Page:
The next day we rode to the Cambodian border and said goodbye to Son. She was a great tour leader, helpful, caring, and happy and on top of it all a good cyclist. That evening, next to the hotel, I explored a temple and the head monk came out and greeted me. He ran a school for the novices and the number one subject is English, we promised to keep in touch after I returned. I knew that my friends would never believe me that I made friends with a monk.
In Cambodia we rode along dirt roads next to the river, over rickety wooden bridges and through traditional Khymer villages. Now we were followed by cries of hello, hello and as well as rice there were other crops and general subsistence farming. We also rode by a large rubber plantation. The heat in the afternoon was intense and I suffered from sunburn on places like my fingers and patches on my arms and legs. I sweated so much that the sun lotion was washed off and putting it on top of a film of mud and sweat was disgusting. Lisa said that she thought it was appropriate that we were going through hardships because it was in line with the suffering that the local people have been through and still have to endure.
We had another cruise to see more Irrawaddy dolphins, I find it remarkable that they appear to stay in one small area of the river so they are not difficult to spot but they are a critically endangered species and with all the pollution in the river one wonders how long they will survive.
We rode to Sembor Prei Rok , built between the 6th and 7th centuries ; a number of temples scattered around the jungle with spectacular fig trees , interspersed with giant craters from the B52 bombings in the Vietnam war. This was also the area that Pol Pot initially operated in before he took over the country. Again we had the place to ourselves, we were way off the tourist track . By now I was craving steak and chips and after our normal Eastern lunch was astonished to see another Spice Road group served with just that. My eyes nearly popped out of my head.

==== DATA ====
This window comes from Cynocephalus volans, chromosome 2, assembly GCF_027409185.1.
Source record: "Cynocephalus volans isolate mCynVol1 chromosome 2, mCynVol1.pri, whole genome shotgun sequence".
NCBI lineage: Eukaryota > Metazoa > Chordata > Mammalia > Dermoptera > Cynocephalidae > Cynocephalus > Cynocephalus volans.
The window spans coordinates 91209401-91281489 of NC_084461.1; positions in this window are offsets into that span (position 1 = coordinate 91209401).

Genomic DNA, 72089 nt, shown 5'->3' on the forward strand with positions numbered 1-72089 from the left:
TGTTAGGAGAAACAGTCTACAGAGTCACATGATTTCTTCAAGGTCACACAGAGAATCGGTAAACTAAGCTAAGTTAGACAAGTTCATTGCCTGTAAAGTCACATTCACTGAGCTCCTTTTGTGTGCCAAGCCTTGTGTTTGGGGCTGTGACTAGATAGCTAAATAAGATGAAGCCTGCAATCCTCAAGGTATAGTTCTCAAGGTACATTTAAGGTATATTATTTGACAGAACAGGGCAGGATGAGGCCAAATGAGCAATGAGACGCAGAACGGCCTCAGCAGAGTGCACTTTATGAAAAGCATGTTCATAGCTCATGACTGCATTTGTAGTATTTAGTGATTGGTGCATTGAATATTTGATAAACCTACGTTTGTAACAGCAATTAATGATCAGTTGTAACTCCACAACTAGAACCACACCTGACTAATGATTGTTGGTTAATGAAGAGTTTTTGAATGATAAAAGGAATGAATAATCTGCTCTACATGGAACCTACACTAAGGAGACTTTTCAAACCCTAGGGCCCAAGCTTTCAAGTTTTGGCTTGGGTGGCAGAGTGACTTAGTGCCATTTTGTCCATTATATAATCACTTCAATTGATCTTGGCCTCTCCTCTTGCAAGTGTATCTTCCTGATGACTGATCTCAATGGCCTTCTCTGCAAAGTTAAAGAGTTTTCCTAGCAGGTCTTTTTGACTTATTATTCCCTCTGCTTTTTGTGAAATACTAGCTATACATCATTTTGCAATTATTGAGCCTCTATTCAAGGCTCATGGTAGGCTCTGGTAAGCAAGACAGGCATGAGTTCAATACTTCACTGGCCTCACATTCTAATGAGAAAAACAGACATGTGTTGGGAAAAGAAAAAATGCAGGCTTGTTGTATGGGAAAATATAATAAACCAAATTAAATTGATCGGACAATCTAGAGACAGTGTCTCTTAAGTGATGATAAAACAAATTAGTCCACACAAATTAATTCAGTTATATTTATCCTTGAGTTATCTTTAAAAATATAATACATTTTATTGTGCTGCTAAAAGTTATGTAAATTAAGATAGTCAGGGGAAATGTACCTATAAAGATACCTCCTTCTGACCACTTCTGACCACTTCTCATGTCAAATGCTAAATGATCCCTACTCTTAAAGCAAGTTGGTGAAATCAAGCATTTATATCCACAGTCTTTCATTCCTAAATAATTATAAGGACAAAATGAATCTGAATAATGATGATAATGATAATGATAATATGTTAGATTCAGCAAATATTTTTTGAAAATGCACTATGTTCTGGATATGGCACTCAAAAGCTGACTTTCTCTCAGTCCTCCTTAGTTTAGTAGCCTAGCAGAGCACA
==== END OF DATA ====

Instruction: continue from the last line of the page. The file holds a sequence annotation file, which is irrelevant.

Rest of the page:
From there we transferred to Siem Riep and Ankor Wat. Siem Riep is a town catering for the mass tourism business and reminded me of similar towns in Phuket. This really only came on the mass tourism map over the last ten years after the Tomb Raider film But during our three nights there we ate well, had a fish massage where small fish to nibbled away at our feet with an extreme tickling sensation and watched traditional Khymer dancing with beautiful willowy girls in traditional costume doing graceful things with their arms and hands. I reckon after the show they put their jeans on and buzzed off on their scooters. The town also has a large night market.